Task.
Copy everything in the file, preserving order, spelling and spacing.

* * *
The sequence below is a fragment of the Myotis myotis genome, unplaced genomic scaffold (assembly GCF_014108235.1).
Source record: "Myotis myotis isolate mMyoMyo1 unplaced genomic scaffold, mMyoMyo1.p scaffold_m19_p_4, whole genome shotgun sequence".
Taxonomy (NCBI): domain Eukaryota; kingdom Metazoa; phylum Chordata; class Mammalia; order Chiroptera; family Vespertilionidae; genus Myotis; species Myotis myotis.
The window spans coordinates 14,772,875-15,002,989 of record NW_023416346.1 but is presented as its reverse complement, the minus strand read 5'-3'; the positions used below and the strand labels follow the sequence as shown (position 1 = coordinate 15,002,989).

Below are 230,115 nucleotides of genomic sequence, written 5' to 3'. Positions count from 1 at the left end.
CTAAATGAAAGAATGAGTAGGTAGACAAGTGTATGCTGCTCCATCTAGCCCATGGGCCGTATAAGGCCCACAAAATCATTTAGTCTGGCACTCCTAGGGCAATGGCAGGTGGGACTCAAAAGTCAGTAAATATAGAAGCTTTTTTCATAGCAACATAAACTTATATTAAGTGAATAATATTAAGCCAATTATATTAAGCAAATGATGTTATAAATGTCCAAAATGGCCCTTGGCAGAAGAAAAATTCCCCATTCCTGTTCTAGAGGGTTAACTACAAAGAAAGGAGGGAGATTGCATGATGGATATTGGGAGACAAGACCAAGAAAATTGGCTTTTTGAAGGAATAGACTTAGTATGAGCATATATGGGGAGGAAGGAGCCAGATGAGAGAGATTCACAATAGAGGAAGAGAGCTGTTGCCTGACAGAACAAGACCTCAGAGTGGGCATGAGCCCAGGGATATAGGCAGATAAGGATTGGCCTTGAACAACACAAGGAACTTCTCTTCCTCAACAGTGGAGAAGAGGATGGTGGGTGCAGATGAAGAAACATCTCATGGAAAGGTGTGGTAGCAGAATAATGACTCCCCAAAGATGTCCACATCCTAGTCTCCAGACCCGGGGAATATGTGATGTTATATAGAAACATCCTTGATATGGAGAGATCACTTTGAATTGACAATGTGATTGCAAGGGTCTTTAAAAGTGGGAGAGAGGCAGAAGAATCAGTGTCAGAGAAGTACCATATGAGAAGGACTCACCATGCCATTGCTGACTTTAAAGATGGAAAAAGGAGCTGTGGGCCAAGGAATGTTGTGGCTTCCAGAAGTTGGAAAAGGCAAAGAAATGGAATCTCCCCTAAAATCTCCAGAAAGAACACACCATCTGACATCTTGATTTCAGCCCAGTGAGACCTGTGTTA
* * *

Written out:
The sequence below is a fragment of the Myotis myotis genome, unplaced genomic scaffold (assembly GCF_014108235.1).
Source record: "Myotis myotis isolate mMyoMyo1 unplaced genomic scaffold, mMyoMyo1.p scaffold_m19_p_4, whole genome shotgun sequence".
Taxonomy (NCBI): domain Eukaryota; kingdom Metazoa; phylum Chordata; class Mammalia; order Chiroptera; family Vespertilionidae; genus Myotis; species Myotis myotis.
The window spans coordinates 14,772,875-15,002,989 of record NW_023416346.1 but is presented as its reverse complement, the minus strand read 5'-3'; the positions used below and the strand labels follow the sequence as shown (position 1 = coordinate 15,002,989).

Below are 230,115 nucleotides of genomic sequence, written 5' to 3'. Positions count from 1 at the left end.
CTAAATGAAAGAATGAGTAGGTAGACAAGTGTATGCTGCTCCATCTAGCCCATGGGCCGTATAAGGCCCACAAAATCATTTAGTCTGGCACTCCTAGGGCAATGGCAGGTGGGACTCAAAAGTCAGTAAATATAGAAGCTTTTTTCATAGCAACATAAACTTATATTAAGTGAATAATATTAAGCCAATTATATTAAGCAAATGATGTTATAAATGTCCAAAATGGCCCTTGGCAGAAGAAAAATTCCCCATTCCTGTTCTAGAGGGTTAACTACAAAGAAAGGAGGGAGATTGCATGATGGATATTGGGAGACAAGACCAAGAAAATTGGCTTTTTGAAGGAATAGACTTAGTATGAGCATATATGGGGAGGAAGGAGCCAGATGAGAGAGATTCACAATAGAGGAAGAGAGCTGTTGCCTGACAGAACAAGACCTCAGAGTGGGCATGAGCCCAGGGATATAGGCAGATAAGGATTGGCCTTGAACAACACAAGGAACTTCTCTTCCTCAACAGTGGAGAAGAGGATGGTGGGTGCAGATGAAGAAACATCTCATGGAAAGGTGTGGTAGCAGAATAATGACTCCCCAAAGATGTCCACATCCTAGTCTCCAGACCCGGGGAATATGTGATGTTATATAGAAACATCCTTGATATGGAGAGATCACTTTGAATTGACAATGTGATTGCAAGGGTCTTTAAAAGTGGGAGAGAGGCAGAAGAATCAGTGTCAGAGAAGTACCATATGAGAAGGACTCACCATGCCATTGCTGACTTTAAAGATGGAAAAAGGAGCTGTGGGCCAAGGAATGTTGTGGCTTCCAGAAGTTGGAAAAGGCAAAGAAATGGAATCTCCCCTAAAATCTCCAGAAAGAACACACCATCTGACATCTTGATTTCAGCCCAGTGAGACCTGTGTTA